Specifically, the tasks used for this study to identify cognitive biases include the Wason task (confirmation bias), AIDS task (inverse/conditional probability fallacy), hospital problem (insensitivity to sample size), Monty Hall problem (gambler’s fallacy, endowment effect), Linda problem (conjunction fallacy), birth sequence problem (representativeness effect), high school problem (representativeness effect), and marbles task (the misconception of chance). Each model was prompted 10 times by the researchers in order to determine the consistency of the performance of the LLMs, and each LLM model response was categorized for accuracy (correct answers or not) and whether the answer was human-like or not.
The UCL researchers evaluated large language models by OpenAI (GPT-4, GPT 3.5), Google (Bard), Anthropic (Claude 2), and Meta (Llama 2 model 7B, Llama 2 model 13B, Llama 2 model 70B). The team used the OpenAI application interface to prompt GPT and the online chatbot for the other LLMs.
According to the scientists, OpenAI’s GPT-4 outperformed all the other models by providing the correct response and reasoning in over 69% of cases, with Anthropic’s Claude 2 model ranking second best on the same criteria in 55% of cases. On the other hand, Meta’s Llama 2 model 7 b performed the worst and gave the most incorrect responses in over 77% of cases.
“We find that, like humans, LLMs display irrationality in these tasks,” the researchers shared. “However, the way this irrationality is displayed does not reflect that shown by humans.”
When applying the same set of tasks to the select LLMs in this study, the researchers discovered that the LLMs are “highly inconsistent”—the same model can give both correct and incorrect answers and human-like and non-human-like answers in separate runs. An interesting discovery is that most of the incorrect responses are incorrect in ways that are not human-like biases.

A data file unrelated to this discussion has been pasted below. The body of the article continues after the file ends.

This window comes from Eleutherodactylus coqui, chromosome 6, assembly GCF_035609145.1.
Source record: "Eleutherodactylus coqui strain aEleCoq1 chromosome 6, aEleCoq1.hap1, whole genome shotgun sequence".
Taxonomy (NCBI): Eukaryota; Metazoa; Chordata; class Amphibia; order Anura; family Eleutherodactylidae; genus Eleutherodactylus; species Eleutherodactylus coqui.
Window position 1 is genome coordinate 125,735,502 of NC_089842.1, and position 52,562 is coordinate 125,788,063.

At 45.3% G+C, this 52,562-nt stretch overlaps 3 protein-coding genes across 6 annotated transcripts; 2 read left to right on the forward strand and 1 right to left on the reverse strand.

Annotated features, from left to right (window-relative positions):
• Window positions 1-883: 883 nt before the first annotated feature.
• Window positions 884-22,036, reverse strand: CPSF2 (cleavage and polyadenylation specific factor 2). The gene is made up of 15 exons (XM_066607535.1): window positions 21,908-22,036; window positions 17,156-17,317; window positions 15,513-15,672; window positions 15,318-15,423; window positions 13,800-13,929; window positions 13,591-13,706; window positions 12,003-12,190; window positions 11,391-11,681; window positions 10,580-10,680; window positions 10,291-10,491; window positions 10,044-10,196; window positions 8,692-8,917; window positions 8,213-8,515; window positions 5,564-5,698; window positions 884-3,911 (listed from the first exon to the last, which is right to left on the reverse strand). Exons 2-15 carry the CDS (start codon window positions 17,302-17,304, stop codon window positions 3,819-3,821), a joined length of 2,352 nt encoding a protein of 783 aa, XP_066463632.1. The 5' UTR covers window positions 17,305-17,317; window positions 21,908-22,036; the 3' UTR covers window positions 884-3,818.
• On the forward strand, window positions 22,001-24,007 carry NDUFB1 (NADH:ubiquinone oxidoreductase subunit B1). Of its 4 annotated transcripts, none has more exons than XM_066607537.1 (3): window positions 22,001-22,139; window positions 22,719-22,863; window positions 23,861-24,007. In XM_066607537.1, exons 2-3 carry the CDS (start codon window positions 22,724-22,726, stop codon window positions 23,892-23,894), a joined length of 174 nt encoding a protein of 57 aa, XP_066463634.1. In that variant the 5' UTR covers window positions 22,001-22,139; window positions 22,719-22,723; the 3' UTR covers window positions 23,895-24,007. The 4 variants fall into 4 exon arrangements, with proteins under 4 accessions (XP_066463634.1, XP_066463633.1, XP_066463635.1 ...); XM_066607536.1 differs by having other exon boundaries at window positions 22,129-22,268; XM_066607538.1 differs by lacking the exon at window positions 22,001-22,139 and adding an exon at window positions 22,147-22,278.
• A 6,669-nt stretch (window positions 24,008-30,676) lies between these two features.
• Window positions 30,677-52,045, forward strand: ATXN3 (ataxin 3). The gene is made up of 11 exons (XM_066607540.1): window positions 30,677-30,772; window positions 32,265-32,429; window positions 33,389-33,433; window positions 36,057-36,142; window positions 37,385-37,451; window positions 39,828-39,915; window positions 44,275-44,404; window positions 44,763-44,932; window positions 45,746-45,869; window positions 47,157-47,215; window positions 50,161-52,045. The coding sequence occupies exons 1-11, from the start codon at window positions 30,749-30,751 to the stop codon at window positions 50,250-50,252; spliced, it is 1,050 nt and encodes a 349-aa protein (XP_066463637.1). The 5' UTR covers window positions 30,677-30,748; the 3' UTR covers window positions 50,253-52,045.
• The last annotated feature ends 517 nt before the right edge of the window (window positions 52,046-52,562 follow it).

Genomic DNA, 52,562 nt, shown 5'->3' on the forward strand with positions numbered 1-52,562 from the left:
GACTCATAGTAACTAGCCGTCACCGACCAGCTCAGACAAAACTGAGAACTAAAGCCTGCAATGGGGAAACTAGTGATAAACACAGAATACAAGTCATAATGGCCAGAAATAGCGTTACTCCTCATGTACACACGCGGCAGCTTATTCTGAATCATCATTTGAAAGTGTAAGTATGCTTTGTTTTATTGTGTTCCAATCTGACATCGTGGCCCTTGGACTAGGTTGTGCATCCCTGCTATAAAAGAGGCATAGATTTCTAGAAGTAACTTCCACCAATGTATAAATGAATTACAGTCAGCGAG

“It is interesting to note that across all language models, incorrect responses were generally not human-like, meaning they were not incorrect due to displaying a cognitive bias,” the UCL scientists pointed out. “Instead, these responses generally displayed illogical reasoning, and even on occasion provided correct reasoning but then gave an incorrect final answer.”
In short, the UCL researchers have demonstrated in this study that the LLMs have an irrationality that is different from human irrationality. The researchers point out that the irrationality of AI large language models has safety implications for certain fields such as medicine and diplomacy.
The scientists conclude that their methodology can go beyond assessing rational reasoning and cognitive biases; it has the potential to be used more broadly to evaluate other cognitive capabilities of artificial intelligence large language models in the future.
Copyright © 2024 Cami Rosso. All rights reserved.
Cami Rosso writes about science, technology, innovation, and leadership.
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At any moment, someone’s aggravating behavior or our own bad luck can set us off on an emotional spiral that threatens to derail our entire day. Here’s how we can face our triggers with less reactivity so that we can get on with our lives.